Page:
C, 63 60 bytes


Uses the fact that 'a' XOR 32 == 'A', etc.

Three bytes saved thanks to FryAmTheEggman.

  • \$\begingroup\$ you can move the s++ in the last putchar (&&putchar(32^*s++)) to save one byte \$\endgroup\$ – Giacomo Garabello Jul 11 '16 at 13:43
  • \$\begingroup\$ I think you can replace && with *, can't you? \$\endgroup\$ – aloisdg Jul 16 '16 at 18:13
  • 1
    \$\begingroup\$ I’m pretty sure both of those don’t work, if I think about how &&’s short-circuiting behaviour works. \$\endgroup\$ – Lynn Jul 16 '16 at 20:13
  • \$\begingroup\$ f(char*s){isalpha(putchar(*s))&&putchar(32^*s);*s&&f(1+s);} recursive? \$\endgroup\$ – l4m2 Mar 19 '18 at 4:23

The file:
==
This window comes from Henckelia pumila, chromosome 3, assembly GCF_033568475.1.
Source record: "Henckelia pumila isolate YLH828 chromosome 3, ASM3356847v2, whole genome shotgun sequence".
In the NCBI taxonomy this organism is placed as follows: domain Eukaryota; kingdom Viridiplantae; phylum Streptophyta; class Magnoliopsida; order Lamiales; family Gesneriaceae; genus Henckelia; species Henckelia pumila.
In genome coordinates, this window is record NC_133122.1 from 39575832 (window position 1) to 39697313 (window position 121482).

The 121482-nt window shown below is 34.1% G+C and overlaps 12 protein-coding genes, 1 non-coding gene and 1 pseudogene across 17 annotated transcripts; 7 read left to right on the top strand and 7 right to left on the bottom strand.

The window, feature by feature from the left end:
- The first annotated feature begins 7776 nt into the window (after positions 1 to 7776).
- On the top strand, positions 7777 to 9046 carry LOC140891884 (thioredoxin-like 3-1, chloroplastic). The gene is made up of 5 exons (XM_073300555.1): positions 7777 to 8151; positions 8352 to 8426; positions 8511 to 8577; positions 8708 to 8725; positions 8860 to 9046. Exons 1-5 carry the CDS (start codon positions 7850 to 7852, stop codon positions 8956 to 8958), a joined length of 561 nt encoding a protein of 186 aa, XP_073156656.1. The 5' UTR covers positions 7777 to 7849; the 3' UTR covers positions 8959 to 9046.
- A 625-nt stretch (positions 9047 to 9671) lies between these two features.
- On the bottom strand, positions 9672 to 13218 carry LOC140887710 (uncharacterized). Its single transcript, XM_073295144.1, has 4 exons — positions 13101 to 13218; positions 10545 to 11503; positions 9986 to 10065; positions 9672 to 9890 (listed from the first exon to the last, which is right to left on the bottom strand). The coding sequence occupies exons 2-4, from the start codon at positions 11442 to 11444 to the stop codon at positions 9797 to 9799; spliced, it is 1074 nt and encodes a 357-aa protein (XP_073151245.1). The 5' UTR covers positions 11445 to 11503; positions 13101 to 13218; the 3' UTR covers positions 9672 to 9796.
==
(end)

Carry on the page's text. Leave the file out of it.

• 1
    \$\begingroup\$ f(char*s){*s&&f(1+s,isalpha(putchar(*s))&&putchar(32^*s));} recursive? \$\endgroup\$ – l4m2 Mar 24 '18 at 6:29

CJam, 11 bytes


Test it here.


l      e# Read input.
_el    e# Duplicate, convert to lower case.
_eu    e# Duplicate, convert to upper case.
.+     e# Concatenate the two characters in matching positions from those two
       e# strings. E.g. "ab!" "AB!" would give ["aA" "bB" "!!"].
       e# For each character from the original string and the corresponding 
.|     e# string from this list, take the set union (which eliminates duplicates
       e# and keeps the order the values appear in from left to right, so that
       e# the original case of each letter comes first).

Pyth, 7 bytes


Test suite.

sm{+dr2    input: Q
sm{+dr2dQ  implicit arguments

        Q  input
 m         for each character as d:
     r2d       swapcase
   +d          prepend d
  {            deduplicate